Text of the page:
• Because Internet by Gretchen McCulloch – A book about internet language that is particularly enjoyable if you grew up using different internet sites with different linguistic conventions and are interested in thinking about that.
  • Pachinko by Min Jin Lee – Another from Heady Mix, this was a breathtaking multi-generational look at Korean life in Japan and I was gripped in spite of the length and the fact I don’t normally enjoy multi-generational novels.
  • Superior by Angela Saini – Thorough and interesting debunking of race science.
  • Capitalist Realism by Mark Fisher – Hard to know what to say about this classic on the inconstancies and glitches in capitalism.
  • Brit(ish) by Afua Hirsch – A powerful look at race and identity in modern Britain.

My favourite books of 2020

I guess here’s where I’m meant to write that it’s been a strange year and all. Anyway, passing over that, here’s my usual list of my favourite books that came out this year. I’ve been quite picky with what I’ve included (and split into fiction, poetry and drama, and non-fiction) as I’ve read a lot of ‘good’ books this year, but I really wanted to highlight the best ones.

Books not published in 2020 are going to come separately, so my top books I’ve read this year are basically split into ‘stuff I’ve reviewed’ (this post) and ‘other things’ (the non-2020 publication lot). Links are to full reviews if you’re interested.

Fiction

  • The Magnificent Sons by Justin Myers – Biting look at what happens when two brothers with a big age gap both come out.
  • Mad, Bad & Dangerous to Know by Samira Ahmed – YA mystery through the streets of Paris as teenage Khayyam tries to solve an art history puzzle (with bonus Byron as my real selling point).
  • Homes and Experiences by Liam Williams – Email epistolary novel satirising gentrification and millennial culture and guilt, with a bittersweet narrative.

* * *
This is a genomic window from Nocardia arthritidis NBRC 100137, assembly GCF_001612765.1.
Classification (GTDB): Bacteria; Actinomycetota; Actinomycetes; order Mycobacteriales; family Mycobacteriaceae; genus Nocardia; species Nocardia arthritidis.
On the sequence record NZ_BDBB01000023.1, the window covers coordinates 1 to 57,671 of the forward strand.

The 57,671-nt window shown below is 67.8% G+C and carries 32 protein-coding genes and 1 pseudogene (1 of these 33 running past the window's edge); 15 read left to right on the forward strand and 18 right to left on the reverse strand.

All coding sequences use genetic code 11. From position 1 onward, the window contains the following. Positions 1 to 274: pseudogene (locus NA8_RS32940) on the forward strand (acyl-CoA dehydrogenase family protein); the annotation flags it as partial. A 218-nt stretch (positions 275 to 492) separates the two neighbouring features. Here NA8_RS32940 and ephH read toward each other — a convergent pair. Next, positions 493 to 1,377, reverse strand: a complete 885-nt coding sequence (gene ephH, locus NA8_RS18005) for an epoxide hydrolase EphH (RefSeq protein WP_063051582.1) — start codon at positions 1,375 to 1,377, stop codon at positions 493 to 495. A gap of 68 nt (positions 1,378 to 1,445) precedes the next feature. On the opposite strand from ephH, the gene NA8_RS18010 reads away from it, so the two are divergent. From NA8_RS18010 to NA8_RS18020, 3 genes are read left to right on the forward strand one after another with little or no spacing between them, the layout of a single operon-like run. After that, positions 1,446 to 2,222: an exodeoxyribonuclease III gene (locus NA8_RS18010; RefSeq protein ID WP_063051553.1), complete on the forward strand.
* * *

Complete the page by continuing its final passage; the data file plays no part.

• Wonderland by Juno Dawson – The final of her three books in a loose trilogy (following Clean and Meat Market), this one is Alice in Wonderland retold as a fall into an elite world of ‘old money’ teenage parties. Dark, thrilling, and hard hitting, it’s my favourite of the three.
  • Loveless by Alice Oseman – Working out asexuality whilst adjusting to weird university life and realising there’s not ‘one’ experience for everyone – just the sort of book I’m glad teenagers now have.
  • The Death of Vivek Oji by Akwaeki Emezi – An entrancing novel about whether parents really know their child.
  • Boy Parts by Eliza Clark – Perhaps very predictable of me to love this, an artsy Northern female take on the aesthetic antihero, but it was thrilling, very dark, and brilliant.

Poetry and Drama

  • Tongues of Fire by Sean Hewitt – Lyric poems combining nature and modern, like moving from a walk to a Berlin club and back again, and beautifully describing tiny moments.
  • My Darling from the Lions by Rachel Long – Short, storytelling poetry with vivid images and messages.
  • Underground, Monroe, & The Mamalogues by Lisa B. Thompson – Three very different plays looking at the black middle class and elements of race, gender, and respectability.
  • Poor by Caleb Femi – Witty and cutting poetry and photography about growing up on a Peckham estate and the reality of geography and gentrification with class and race.
  • The Girl and the Goddess by Nikita Gill – A novel in verse about a girl growing up in India, discovering herself, and interacting with gods and goddesses, whilst considering the power of storytelling.

Non Fiction

  • The Reality Game by Samuel Woolley – Good primer on online disinformation and technology.
  • Data Feminism by Catherine D’Ignazio and Lauren F. Klein – How to think about data science from an intersectional perspective.
  • So Hormonal from Monstrous Regiment – Collection of essays about how hormones impact people’s lives, full of a vast range of eye-opening experiences.
  • White Tears/Brown Scars by Ruby Hamad – A look at how white feminism affects women of colour and how important intersectionality is (technically this first came out in 2019, but I read an edition out in 2020 so I’m saying it counts here).